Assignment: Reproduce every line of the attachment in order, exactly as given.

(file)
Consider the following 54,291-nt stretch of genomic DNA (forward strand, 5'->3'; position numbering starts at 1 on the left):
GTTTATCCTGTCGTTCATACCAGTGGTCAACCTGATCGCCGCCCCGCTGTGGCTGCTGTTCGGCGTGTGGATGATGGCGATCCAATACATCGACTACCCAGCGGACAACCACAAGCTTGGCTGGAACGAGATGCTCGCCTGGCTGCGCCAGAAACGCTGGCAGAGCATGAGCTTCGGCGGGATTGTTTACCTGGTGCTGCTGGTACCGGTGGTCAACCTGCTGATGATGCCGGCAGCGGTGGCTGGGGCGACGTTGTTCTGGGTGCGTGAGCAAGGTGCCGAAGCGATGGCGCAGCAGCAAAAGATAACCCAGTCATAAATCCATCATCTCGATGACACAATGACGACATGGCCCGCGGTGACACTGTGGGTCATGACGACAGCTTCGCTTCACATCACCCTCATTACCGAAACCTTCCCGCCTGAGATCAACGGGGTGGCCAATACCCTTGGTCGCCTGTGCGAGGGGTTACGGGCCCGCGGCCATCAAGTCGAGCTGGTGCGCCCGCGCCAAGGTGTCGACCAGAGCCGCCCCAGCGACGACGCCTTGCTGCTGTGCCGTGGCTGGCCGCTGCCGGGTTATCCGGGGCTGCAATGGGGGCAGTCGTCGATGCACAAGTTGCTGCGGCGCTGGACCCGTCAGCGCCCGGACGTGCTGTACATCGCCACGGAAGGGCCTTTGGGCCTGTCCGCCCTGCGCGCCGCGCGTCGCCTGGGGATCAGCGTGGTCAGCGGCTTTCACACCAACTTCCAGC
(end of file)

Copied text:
Consider the following 54,291-nt stretch of genomic DNA (forward strand, 5'->3'; position numbering starts at 1 on the left):
GTTTATCCTGTCGTTCATACCAGTGGTCAACCTGATCGCCGCCCCGCTGTGGCTGCTGTTCGGCGTGTGGATGATGGCGATCCAATACATCGACTACCCAGCGGACAACCACAAGCTTGGCTGGAACGAGATGCTCGCCTGGCTGCGCCAGAAACGCTGGCAGAGCATGAGCTTCGGCGGGATTGTTTACCTGGTGCTGCTGGTACCGGTGGTCAACCTGCTGATGATGCCGGCAGCGGTGGCTGGGGCGACGTTGTTCTGGGTGCGTGAGCAAGGTGCCGAAGCGATGGCGCAGCAGCAAAAGATAACCCAGTCATAAATCCATCATCTCGATGACACAATGACGACATGGCCCGCGGTGACACTGTGGGTCATGACGACAGCTTCGCTTCACATCACCCTCATTACCGAAACCTTCCCGCCTGAGATCAACGGGGTGGCCAATACCCTTGGTCGCCTGTGCGAGGGGTTACGGGCCCGCGGCCATCAAGTCGAGCTGGTGCGCCCGCGCCAAGGTGTCGACCAGAGCCGCCCCAGCGACGACGCCTTGCTGCTGTGCCGTGGCTGGCCGCTGCCGGGTTATCCGGGGCTGCAATGGGGGCAGTCGTCGATGCACAAGTTGCTGCGGCGCTGGACCCGTCAGCGCCCGGACGTGCTGTACATCGCCACGGAAGGGCCTTTGGGCCTGTCCGCCCTGCGCGCCGCGCGTCGCCTGGGGATCAGCGTGGTCAGCGGCTTTCACACCAACTTCCAGC